Attorney-at-Law

CARRYBACK AND ADVANCE

In Uncategorized on 10/05/2020 at 15:41

Eaton Corporation and Subsidiaries, Docket No. 5576-12, filed 10/5/20, wants to carryback NOLs and FTCs (Foreign Tax Credits) as part of the Rule 155 beancount, off to which Judge Kerrigan sent Eaton and IRS back in 2017.

The backstory can be found in my blogpost “Breaking Bad,” 7/26/17.

But Eaton has to await another case to find out. 2020 T. C. Memo. 147, the subject of my above-cited blogpost (hereinafter “Breaking Bad”), never addressed the carrybacks, nor the availability of Rev. Proc. 99-32 if the carrybacks meant that Eaton had to bring back onshore cash paid to offshores (the subsidiaries). Eaton petitioned the disallowed NOLs and FTCs, but Judge Kerrigan never got to deal with them.

“Petitioner contends that carrybacks should be allowed for the years in issue and that a later adjustment can be made to reflect the outcome of the 2007-10 case. It proposes that the parties agree to a stipulated decision for this case that includes language which allows for subsequent adjustments to be made to the carrybacks contingent on the resolution of the 2007-10 case. By contrast, respondent contends that the carrybacks are an issue in this case that was not determined by the Court and that to allow carrybacks to be included in a decision would cause prejudice to respondent.” Order, at p. 4.

Eaton had BoP, but presented no evidence on the trial in the “Breaking Bad” case. This they can do in the other case. But all is not lost: “To preserve this issue, we agree with respondent’s recommendation to include language below the line in a stipulated decision indicating petitioner would be entitled to refunds for NOL and FTC carrybacks if appropriate as determined in the 2007-10 case.” Order, at p. 5.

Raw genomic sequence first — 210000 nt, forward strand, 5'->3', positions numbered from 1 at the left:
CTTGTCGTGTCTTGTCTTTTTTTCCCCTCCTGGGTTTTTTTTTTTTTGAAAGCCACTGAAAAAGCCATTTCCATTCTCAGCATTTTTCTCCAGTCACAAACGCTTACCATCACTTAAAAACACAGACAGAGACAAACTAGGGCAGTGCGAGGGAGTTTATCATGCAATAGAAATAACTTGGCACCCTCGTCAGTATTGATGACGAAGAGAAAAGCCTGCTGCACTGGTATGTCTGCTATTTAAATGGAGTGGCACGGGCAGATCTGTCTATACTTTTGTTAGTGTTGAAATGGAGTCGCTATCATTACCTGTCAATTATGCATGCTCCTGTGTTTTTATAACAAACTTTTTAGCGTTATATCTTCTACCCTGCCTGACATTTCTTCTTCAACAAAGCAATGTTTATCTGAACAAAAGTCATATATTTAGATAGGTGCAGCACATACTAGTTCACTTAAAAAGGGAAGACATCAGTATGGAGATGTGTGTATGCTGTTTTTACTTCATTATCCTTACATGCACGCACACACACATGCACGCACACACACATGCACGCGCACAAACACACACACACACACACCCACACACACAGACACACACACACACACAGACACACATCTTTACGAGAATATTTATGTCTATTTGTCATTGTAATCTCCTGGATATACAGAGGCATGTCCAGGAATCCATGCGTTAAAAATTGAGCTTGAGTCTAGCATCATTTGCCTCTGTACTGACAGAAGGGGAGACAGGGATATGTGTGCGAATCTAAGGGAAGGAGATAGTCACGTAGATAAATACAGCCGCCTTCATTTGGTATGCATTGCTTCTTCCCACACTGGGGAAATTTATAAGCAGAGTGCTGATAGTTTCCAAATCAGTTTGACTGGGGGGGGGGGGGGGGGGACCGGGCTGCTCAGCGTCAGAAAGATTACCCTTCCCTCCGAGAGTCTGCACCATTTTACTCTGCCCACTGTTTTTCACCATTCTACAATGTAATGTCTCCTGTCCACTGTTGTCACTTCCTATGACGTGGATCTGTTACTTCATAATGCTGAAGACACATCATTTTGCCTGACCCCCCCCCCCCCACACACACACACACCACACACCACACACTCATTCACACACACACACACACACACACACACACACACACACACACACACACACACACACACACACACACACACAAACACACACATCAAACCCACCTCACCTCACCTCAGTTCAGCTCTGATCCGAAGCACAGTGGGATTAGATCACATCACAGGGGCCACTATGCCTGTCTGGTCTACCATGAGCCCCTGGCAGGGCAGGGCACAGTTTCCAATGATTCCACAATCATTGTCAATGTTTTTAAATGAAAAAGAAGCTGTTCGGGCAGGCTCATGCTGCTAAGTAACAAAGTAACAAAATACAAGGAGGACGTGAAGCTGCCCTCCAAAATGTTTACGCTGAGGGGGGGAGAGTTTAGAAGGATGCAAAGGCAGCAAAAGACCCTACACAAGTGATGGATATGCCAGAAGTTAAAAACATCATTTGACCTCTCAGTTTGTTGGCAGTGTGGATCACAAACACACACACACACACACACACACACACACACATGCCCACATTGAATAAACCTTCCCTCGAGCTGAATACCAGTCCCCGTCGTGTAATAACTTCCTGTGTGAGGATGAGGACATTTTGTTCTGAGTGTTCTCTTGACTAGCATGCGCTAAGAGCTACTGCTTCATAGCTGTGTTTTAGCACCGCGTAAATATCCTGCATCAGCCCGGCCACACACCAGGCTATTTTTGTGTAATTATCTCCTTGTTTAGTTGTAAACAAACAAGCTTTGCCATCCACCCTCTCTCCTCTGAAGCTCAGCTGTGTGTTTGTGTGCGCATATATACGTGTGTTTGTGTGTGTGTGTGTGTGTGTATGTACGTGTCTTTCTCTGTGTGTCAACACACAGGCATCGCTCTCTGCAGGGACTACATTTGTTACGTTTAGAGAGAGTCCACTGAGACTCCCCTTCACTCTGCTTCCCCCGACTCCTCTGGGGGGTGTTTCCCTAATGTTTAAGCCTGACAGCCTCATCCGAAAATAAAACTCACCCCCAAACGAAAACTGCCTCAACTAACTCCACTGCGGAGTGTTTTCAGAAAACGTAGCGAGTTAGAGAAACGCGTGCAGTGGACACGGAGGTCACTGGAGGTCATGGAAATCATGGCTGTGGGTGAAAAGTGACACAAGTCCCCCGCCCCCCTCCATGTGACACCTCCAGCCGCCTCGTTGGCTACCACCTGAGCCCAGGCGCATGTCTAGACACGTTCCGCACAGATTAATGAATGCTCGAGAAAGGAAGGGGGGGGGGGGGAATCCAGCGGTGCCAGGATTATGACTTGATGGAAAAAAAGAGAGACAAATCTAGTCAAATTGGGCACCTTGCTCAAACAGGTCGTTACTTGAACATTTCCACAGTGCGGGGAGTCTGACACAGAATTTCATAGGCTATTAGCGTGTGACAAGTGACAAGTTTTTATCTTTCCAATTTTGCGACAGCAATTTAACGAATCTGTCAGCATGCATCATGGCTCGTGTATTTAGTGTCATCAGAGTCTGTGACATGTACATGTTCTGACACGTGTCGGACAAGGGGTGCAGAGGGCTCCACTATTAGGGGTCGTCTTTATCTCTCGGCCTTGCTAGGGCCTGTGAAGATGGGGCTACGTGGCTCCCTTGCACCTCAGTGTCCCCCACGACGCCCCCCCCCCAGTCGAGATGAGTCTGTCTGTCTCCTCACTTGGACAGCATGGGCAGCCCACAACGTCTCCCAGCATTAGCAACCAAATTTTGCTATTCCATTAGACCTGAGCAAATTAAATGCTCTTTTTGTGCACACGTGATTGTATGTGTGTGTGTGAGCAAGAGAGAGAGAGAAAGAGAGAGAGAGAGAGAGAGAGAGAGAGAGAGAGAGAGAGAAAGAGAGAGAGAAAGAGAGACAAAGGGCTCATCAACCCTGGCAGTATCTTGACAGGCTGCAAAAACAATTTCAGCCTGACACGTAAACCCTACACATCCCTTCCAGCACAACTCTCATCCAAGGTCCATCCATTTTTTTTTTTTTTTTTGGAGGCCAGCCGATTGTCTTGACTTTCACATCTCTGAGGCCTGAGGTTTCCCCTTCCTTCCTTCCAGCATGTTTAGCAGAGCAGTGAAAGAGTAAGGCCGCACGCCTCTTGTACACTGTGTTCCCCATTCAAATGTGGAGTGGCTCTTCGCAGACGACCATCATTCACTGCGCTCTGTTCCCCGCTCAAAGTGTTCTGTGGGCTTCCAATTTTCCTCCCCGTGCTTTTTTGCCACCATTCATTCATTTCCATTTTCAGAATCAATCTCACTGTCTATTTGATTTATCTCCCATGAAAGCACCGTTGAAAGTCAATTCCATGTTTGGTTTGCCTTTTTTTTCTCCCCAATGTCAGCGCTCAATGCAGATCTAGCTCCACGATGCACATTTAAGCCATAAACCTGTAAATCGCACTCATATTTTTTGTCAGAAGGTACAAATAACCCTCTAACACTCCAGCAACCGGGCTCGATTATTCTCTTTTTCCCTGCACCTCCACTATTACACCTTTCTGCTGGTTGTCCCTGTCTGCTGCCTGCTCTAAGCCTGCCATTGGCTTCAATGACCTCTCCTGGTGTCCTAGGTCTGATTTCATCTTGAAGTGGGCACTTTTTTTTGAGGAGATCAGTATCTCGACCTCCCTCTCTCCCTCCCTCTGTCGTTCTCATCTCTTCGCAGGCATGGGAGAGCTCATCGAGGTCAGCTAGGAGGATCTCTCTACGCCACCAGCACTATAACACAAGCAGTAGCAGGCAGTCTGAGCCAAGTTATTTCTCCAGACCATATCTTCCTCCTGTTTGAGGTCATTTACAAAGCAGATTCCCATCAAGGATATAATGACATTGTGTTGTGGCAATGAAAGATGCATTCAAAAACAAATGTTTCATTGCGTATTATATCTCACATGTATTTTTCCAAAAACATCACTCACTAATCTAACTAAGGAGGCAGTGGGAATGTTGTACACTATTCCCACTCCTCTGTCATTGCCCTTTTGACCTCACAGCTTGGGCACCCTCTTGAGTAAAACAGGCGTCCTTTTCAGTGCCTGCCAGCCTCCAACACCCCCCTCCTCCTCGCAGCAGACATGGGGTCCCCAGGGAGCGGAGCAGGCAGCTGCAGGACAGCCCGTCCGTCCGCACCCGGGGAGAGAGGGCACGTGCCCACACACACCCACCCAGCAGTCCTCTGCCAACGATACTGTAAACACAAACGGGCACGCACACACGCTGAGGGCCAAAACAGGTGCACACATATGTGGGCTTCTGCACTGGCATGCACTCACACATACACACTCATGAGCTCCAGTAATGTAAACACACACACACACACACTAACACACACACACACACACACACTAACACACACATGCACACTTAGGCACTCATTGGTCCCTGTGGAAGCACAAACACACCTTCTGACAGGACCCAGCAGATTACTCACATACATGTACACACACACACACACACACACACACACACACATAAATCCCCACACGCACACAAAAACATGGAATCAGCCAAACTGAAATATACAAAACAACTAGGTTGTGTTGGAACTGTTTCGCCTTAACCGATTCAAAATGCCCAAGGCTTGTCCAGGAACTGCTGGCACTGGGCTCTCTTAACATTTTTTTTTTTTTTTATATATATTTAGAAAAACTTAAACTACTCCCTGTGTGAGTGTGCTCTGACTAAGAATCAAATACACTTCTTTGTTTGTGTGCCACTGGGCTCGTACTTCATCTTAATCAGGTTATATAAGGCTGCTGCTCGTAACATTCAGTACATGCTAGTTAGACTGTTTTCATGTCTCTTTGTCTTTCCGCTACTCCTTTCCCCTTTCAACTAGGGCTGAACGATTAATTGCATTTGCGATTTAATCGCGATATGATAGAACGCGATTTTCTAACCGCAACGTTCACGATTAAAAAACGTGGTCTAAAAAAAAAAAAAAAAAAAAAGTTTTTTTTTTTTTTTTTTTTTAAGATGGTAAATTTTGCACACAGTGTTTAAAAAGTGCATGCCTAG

As for Rev. Proc. 99-32, which allows repatriation of offshored cash without negative tax consequences, that’s only for Section 482 adjustments among related entities. Eaton claimed the adjustments IRS made were made to the Advance Pricing Agreements they had with IRS, not Section 482 adjustments, but that Rev. Proc. 99-32 covered APAs as well as 482s

“We disagree with petitioner’s argument that relief under Rev. Proc. 99-32, supra, is available to adjustments other than those made under section 482. Relief under Rev. Proc. 99-32, supra, is only available if the taxpayer’s income has been adjusted by respondent pursuant to section 482 or the taxpayer has increased or decreased its taxable income pursuant to section 482 and section 1.482-1(a)(3), Income Tax Regs. Rev. Proc. 99-32, sec. 5.01-.02, 1999-2 C.B. at 300.

“Petitioner argued previously that its corrections were not section 482 adjustments. In [“Breaking Bad”]  we agreed with petitioner that its corrections were not section 482 adjustments. Petitioner cannot have it both ways. We reject its contention that its corrections meet the requirements of Rev. Proc. 99-32, supra, because these corrections are not section 482 adjustments.” Order, at p. 6.

So do the numbers, guys.

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